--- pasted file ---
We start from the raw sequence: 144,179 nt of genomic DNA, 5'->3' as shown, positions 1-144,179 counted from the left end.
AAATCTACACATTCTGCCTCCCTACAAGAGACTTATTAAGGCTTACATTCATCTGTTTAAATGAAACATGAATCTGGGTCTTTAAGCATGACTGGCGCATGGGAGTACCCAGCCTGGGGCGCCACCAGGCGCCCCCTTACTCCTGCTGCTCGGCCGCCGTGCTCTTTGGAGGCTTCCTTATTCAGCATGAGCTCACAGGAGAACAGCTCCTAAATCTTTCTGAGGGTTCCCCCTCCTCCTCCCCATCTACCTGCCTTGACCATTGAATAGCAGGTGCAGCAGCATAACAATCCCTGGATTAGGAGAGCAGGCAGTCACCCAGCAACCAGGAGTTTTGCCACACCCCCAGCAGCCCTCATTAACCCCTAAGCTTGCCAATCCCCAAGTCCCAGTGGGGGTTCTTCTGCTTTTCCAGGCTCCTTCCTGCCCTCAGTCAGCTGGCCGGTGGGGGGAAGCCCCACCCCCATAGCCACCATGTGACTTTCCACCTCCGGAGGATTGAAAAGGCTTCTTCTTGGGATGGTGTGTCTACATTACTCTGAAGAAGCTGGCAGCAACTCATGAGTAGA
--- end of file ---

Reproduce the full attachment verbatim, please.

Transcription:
We start from the raw sequence: 144,179 nt of genomic DNA, 5'->3' as shown, positions 1-144,179 counted from the left end.
AAATCTACACATTCTGCCTCCCTACAAGAGACTTATTAAGGCTTACATTCATCTGTTTAAATGAAACATGAATCTGGGTCTTTAAGCATGACTGGCGCATGGGAGTACCCAGCCTGGGGCGCCACCAGGCGCCCCCTTACTCCTGCTGCTCGGCCGCCGTGCTCTTTGGAGGCTTCCTTATTCAGCATGAGCTCACAGGAGAACAGCTCCTAAATCTTTCTGAGGGTTCCCCCTCCTCCTCCCCATCTACCTGCCTTGACCATTGAATAGCAGGTGCAGCAGCATAACAATCCCTGGATTAGGAGAGCAGGCAGTCACCCAGCAACCAGGAGTTTTGCCACACCCCCAGCAGCCCTCATTAACCCCTAAGCTTGCCAATCCCCAAGTCCCAGTGGGGGTTCTTCTGCTTTTCCAGGCTCCTTCCTGCCCTCAGTCAGCTGGCCGGTGGGGGGAAGCCCCACCCCCATAGCCACCATGTGACTTTCCACCTCCGGAGGATTGAAAAGGCTTCTTCTTGGGATGGTGTGTCTACATTACTCTGAAGAAGCTGGCAGCAACTCATGAGTAGA